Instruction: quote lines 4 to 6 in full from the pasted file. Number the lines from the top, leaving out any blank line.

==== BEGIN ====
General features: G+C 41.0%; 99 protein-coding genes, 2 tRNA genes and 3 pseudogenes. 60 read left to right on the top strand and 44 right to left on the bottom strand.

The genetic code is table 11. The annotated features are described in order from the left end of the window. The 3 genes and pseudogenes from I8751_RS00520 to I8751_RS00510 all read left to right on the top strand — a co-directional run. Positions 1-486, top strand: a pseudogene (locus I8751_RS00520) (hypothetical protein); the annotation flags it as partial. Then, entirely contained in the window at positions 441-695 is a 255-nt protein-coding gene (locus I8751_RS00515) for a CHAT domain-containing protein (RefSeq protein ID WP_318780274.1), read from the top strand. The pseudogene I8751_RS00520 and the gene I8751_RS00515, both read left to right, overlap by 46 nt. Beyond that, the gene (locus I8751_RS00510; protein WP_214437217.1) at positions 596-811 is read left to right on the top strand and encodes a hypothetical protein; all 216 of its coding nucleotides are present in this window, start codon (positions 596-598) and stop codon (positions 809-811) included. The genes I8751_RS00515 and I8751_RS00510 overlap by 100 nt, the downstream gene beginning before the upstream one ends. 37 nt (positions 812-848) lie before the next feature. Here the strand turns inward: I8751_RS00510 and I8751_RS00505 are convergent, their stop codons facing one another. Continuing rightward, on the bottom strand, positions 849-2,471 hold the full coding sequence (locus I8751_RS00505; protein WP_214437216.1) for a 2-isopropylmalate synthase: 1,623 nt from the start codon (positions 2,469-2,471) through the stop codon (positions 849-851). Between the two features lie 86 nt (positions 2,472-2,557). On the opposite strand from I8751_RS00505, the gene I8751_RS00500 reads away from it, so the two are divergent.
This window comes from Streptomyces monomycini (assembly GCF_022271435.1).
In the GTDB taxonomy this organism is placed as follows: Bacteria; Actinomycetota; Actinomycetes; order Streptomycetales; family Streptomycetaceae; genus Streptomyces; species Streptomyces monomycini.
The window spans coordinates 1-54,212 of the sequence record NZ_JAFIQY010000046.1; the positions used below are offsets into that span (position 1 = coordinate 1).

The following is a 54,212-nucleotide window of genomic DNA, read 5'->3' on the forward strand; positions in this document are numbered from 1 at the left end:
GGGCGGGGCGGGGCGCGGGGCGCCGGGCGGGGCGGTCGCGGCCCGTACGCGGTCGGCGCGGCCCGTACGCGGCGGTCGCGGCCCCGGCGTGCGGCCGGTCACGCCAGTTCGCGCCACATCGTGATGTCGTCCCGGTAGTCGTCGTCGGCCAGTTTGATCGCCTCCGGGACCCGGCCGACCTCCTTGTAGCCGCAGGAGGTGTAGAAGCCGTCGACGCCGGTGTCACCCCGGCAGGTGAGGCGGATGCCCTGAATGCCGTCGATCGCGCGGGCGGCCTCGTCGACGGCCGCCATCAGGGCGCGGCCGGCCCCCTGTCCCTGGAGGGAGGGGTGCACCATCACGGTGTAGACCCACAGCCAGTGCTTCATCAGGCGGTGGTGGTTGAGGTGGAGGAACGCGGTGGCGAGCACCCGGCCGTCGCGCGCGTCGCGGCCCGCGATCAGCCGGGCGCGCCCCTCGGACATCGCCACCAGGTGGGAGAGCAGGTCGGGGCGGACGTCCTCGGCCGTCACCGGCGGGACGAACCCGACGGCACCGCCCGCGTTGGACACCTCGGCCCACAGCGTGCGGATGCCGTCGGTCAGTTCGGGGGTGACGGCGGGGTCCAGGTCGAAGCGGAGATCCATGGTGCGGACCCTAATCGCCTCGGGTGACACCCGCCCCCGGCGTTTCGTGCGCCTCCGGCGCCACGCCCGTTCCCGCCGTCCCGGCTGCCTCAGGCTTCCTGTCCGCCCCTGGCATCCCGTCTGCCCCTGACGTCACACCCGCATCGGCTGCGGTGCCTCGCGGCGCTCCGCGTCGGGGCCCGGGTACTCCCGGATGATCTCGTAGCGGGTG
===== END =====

In the GTDB taxonomy this organism is placed as follows: Bacteria; Actinomycetota; Actinomycetes; order Streptomycetales; family Streptomycetaceae; genus Streptomyces; species Streptomyces monomycini.
The window spans coordinates 1-54,212 of the sequence record NZ_JAFIQY010000046.1; the positions used below are offsets into that span (position 1 = coordinate 1).

The following is a 54,212-nucleotide window of genomic DNA, read 5'->3' on the forward strand; positions in this document are numbered from 1 at the left end: